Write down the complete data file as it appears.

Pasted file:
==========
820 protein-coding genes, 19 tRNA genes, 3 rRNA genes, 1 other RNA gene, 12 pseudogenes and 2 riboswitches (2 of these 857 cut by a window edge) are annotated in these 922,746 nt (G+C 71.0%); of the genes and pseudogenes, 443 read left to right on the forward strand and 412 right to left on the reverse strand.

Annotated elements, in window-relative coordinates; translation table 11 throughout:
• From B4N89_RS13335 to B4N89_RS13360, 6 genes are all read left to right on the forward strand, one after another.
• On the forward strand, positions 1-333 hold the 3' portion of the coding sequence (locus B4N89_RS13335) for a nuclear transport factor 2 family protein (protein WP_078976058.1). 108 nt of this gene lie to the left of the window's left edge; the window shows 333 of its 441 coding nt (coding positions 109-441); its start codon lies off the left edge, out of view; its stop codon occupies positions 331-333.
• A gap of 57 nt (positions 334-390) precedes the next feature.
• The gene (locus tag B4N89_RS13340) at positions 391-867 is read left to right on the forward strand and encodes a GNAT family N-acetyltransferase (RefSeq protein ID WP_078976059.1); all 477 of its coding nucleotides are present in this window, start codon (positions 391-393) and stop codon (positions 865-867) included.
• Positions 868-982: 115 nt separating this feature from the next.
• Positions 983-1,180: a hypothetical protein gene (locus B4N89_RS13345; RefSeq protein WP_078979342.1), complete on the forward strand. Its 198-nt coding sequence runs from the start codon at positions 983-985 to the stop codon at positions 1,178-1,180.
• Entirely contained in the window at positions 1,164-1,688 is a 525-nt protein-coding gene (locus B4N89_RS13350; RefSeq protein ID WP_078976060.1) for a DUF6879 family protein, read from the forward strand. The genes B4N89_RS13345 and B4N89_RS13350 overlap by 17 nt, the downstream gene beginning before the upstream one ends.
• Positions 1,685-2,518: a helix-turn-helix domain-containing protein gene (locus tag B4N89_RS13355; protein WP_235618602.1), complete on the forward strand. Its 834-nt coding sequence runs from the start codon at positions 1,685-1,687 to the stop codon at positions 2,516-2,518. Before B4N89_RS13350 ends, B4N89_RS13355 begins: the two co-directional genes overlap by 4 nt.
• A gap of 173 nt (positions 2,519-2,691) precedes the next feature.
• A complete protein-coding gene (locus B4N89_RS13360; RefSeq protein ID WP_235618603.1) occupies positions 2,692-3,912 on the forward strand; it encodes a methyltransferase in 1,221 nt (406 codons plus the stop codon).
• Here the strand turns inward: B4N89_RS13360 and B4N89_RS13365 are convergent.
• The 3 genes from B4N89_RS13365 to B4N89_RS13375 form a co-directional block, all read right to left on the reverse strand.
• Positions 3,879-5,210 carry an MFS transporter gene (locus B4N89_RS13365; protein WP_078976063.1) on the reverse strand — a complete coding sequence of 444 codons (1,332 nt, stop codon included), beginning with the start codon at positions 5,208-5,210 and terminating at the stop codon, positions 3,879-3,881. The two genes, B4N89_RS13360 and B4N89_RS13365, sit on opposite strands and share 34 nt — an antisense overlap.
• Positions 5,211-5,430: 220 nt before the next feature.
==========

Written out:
820 protein-coding genes, 19 tRNA genes, 3 rRNA genes, 1 other RNA gene, 12 pseudogenes and 2 riboswitches (2 of these 857 cut by a window edge) are annotated in these 922,746 nt (G+C 71.0%); of the genes and pseudogenes, 443 read left to right on the forward strand and 412 right to left on the reverse strand.

Annotated elements, in window-relative coordinates; translation table 11 throughout:
• From B4N89_RS13335 to B4N89_RS13360, 6 genes are all read left to right on the forward strand, one after another.
• On the forward strand, positions 1-333 hold the 3' portion of the coding sequence (locus B4N89_RS13335) for a nuclear transport factor 2 family protein (protein WP_078976058.1). 108 nt of this gene lie to the left of the window's left edge; the window shows 333 of its 441 coding nt (coding positions 109-441); its start codon lies off the left edge, out of view; its stop codon occupies positions 331-333.
• A gap of 57 nt (positions 334-390) precedes the next feature.
• The gene (locus tag B4N89_RS13340) at positions 391-867 is read left to right on the forward strand and encodes a GNAT family N-acetyltransferase (RefSeq protein ID WP_078976059.1); all 477 of its coding nucleotides are present in this window, start codon (positions 391-393) and stop codon (positions 865-867) included.
• Positions 868-982: 115 nt separating this feature from the next.
• Positions 983-1,180: a hypothetical protein gene (locus B4N89_RS13345; RefSeq protein WP_078979342.1), complete on the forward strand. Its 198-nt coding sequence runs from the start codon at positions 983-985 to the stop codon at positions 1,178-1,180.
• Entirely contained in the window at positions 1,164-1,688 is a 525-nt protein-coding gene (locus B4N89_RS13350; RefSeq protein ID WP_078976060.1) for a DUF6879 family protein, read from the forward strand. The genes B4N89_RS13345 and B4N89_RS13350 overlap by 17 nt, the downstream gene beginning before the upstream one ends.
• Positions 1,685-2,518: a helix-turn-helix domain-containing protein gene (locus tag B4N89_RS13355; protein WP_235618602.1), complete on the forward strand. Its 834-nt coding sequence runs from the start codon at positions 1,685-1,687 to the stop codon at positions 2,516-2,518. Before B4N89_RS13350 ends, B4N89_RS13355 begins: the two co-directional genes overlap by 4 nt.
• A gap of 173 nt (positions 2,519-2,691) precedes the next feature.
• A complete protein-coding gene (locus B4N89_RS13360; RefSeq protein ID WP_235618603.1) occupies positions 2,692-3,912 on the forward strand; it encodes a methyltransferase in 1,221 nt (406 codons plus the stop codon).
• Here the strand turns inward: B4N89_RS13360 and B4N89_RS13365 are convergent.
• The 3 genes from B4N89_RS13365 to B4N89_RS13375 form a co-directional block, all read right to left on the reverse strand.
• Positions 3,879-5,210 carry an MFS transporter gene (locus B4N89_RS13365; protein WP_078976063.1) on the reverse strand — a complete coding sequence of 444 codons (1,332 nt, stop codon included), beginning with the start codon at positions 5,208-5,210 and terminating at the stop codon, positions 3,879-3,881. The two genes, B4N89_RS13360 and B4N89_RS13365, sit on opposite strands and share 34 nt — an antisense overlap.
• Positions 5,211-5,430: 220 nt before the next feature.